Instead, I personally put my hat in with the smart growth reformers. For now I feel like the best hope of lowering carbon emissions is a massive switch to renewable energy and a price on carbon. You can argue both programs within the capitalist framework that so much American identity revolves around. Renewable energy creates permanent, well paying jobs while preserving our natural resources, and it makes us energy independent while a cleaner environment improves human health. A price on carbon addresses the market failure caused by the externalities of dirty fuels not having to pay for the costs they impose on society, and if the money is redistributed to America families, it would boost the economy and create jobs.
All of this seems like a much more palatable way to advocate for programs that would reduce carbon emissions. Unfortunately other than on a volunteer basis, most Americans simply don’t care if Tuvalu vanishes into the sea or millions of Bangladeshis are flooded out of their homes. The stock issues in any election are economy and jobs. Fortunately, climate change can be addressed through those frames, and without having even to mention climate change itself, which has become politicized beyond all recognition.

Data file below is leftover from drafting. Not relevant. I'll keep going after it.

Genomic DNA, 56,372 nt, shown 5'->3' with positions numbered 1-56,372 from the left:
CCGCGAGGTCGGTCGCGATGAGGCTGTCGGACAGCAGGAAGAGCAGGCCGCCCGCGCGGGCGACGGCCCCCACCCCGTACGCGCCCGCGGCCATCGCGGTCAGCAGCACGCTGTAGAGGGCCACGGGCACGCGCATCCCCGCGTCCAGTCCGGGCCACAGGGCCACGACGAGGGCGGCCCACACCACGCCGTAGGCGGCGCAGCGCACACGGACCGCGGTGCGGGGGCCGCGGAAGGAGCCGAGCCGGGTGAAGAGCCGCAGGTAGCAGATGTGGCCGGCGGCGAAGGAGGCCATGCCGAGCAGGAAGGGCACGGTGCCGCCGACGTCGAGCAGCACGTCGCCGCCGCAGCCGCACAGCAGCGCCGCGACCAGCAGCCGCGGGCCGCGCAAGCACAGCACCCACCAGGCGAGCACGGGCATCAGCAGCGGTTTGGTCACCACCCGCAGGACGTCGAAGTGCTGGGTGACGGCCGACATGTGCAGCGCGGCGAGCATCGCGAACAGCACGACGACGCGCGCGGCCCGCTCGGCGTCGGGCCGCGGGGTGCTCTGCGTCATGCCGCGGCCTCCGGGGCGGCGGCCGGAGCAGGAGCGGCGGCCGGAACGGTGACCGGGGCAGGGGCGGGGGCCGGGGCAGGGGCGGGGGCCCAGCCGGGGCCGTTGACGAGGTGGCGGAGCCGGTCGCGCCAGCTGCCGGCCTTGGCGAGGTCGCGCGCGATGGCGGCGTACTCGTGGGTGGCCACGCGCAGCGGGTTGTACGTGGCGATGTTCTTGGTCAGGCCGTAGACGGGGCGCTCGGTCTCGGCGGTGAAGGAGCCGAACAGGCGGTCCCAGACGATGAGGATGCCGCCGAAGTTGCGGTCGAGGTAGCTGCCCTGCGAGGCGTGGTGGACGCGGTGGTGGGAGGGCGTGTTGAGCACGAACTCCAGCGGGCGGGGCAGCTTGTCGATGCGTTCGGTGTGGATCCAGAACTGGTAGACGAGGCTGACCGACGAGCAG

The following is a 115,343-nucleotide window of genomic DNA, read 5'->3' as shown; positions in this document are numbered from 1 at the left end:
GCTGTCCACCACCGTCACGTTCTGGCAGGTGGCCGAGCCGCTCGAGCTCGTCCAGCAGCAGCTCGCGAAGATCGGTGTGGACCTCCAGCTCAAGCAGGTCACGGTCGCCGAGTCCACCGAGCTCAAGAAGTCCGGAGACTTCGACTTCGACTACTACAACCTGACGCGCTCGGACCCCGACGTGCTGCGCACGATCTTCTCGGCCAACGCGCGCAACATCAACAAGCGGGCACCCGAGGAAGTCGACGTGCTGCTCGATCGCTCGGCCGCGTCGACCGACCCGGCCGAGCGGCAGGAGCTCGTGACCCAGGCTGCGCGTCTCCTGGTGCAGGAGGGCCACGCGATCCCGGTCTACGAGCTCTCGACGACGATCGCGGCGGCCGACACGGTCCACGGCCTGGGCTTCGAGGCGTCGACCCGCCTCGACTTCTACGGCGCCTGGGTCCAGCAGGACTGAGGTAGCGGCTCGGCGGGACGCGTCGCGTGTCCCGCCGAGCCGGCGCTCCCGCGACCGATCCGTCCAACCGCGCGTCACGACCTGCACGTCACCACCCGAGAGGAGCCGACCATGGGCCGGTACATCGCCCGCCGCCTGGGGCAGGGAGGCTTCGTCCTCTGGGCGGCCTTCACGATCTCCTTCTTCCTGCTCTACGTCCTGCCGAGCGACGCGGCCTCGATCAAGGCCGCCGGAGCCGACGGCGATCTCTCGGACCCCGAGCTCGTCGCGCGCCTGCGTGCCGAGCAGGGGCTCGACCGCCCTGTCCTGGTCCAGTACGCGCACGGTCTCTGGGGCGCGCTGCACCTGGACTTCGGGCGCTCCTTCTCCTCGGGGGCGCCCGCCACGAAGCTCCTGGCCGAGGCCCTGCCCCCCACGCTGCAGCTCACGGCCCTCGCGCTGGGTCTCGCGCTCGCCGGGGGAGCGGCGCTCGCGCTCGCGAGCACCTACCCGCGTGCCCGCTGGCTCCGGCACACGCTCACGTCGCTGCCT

The price of solar panels is continuing to come down, and soon I hope we will start to see a shift toward their use. Of course the utility companies will try to fight this. But letting people derive their own energy from the sun so they can be independent appeals not just to liberal environmentalists, but libertarian Tea Partiers. There may be new alliances to be forged.
One thing is for sure: People who care about the environment will need to think openly and creatively, and not dismiss an idea or an alliance just because they haven’t used it before. This is a time when all hands need to be on deck and all ideas on the table.
One thing Wainwright and Mann are also right about is the Climate Behemoth stance is not sustainable. It is reactionary, but they don’t have programs or solutions of their own. If smart growth reformers put forth real solutions, communicate them effectively, and make alliances even within the typical base of the Behemoth, they have a chance of success.